A very old electrical measurement technique known as the Kelvin or four-wire method is a practical solution to the problem of wire resistance. Commonly employed to make precise resistance measurements for scientific experiments in laboratory conditions, the four-wire technique uses four wires to connect the resistance under test (in this case, the RTD) to the measuring instrument, which consists of a voltmeter and a precision current source.
Two wires carry “excitation” current to the RTD from the current source while the other two wires merely “sense” voltage drop across the RTD resistor element and carry that voltage signal to the voltmeter. RTD resistance is calculated using Ohm’s Law: taking the measured voltage displayed by the voltmeter and dividing that figure by the regulated current value of the current source.
A simple 4-wire RTD circuit is shown here for illustration:
Wire resistances are completely inconsequential in this circuit. The two “excitation” wires carrying current to the RTD will drop some voltage along their length, but this voltage drop is only “seen” by the current source and not the voltmeter. The two “sense” wires connecting the voltmeter to the RTD also possess resistance, but they drop negligible voltage because the voltmeter draws so little current through them. Thus, the resistances of the current-carrying wires are of no effect because the voltmeter never senses their voltage drops, and the resistances of the voltmeter’s sensing wires are of no effect because they carry practically zero current.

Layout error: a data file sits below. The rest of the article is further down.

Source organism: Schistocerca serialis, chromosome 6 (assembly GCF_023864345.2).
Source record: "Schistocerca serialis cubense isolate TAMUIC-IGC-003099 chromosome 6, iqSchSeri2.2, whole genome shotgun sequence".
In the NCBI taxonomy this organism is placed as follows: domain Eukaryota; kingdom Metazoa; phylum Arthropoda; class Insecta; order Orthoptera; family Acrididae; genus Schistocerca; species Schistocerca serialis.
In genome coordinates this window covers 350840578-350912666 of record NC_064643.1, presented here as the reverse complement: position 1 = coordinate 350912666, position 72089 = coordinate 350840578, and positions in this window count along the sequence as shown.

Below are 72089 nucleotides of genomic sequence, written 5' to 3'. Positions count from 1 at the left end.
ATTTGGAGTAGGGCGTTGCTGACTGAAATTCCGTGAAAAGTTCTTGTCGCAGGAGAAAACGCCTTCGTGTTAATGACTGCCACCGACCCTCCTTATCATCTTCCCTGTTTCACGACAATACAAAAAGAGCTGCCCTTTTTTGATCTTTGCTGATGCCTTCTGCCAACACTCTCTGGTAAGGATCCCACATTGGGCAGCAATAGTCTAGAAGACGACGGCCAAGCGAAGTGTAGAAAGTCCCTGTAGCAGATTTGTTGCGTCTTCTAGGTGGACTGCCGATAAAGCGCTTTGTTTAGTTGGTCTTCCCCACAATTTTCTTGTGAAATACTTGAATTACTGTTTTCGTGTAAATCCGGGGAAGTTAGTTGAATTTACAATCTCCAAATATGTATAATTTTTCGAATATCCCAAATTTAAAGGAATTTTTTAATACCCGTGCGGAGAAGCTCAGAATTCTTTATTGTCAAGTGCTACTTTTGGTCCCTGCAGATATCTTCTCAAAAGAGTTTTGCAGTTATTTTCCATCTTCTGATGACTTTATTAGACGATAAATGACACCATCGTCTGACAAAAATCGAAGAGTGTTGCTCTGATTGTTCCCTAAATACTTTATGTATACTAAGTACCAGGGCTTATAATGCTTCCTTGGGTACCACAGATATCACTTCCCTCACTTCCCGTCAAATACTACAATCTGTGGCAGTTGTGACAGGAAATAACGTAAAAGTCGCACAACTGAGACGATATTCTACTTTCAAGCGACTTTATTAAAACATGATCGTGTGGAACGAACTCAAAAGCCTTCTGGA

Note how wire colors (white and red) indicate which wires are common pairs at the RTD. The RTD is polarity-insensitive because it is nothing more than a resistor, which is why it doesn’t matter which color is positive and which color is negative.
The only disadvantage of the four-wire method is the sheer number of wires necessary. Four wires per RTD can add up to a sizeable wire count when many different RTDs are installed in a process area.
Also Read : RTD Standards
Credits : Tony R. Kuphaldt – Creative Commons Attribution 4.0 License
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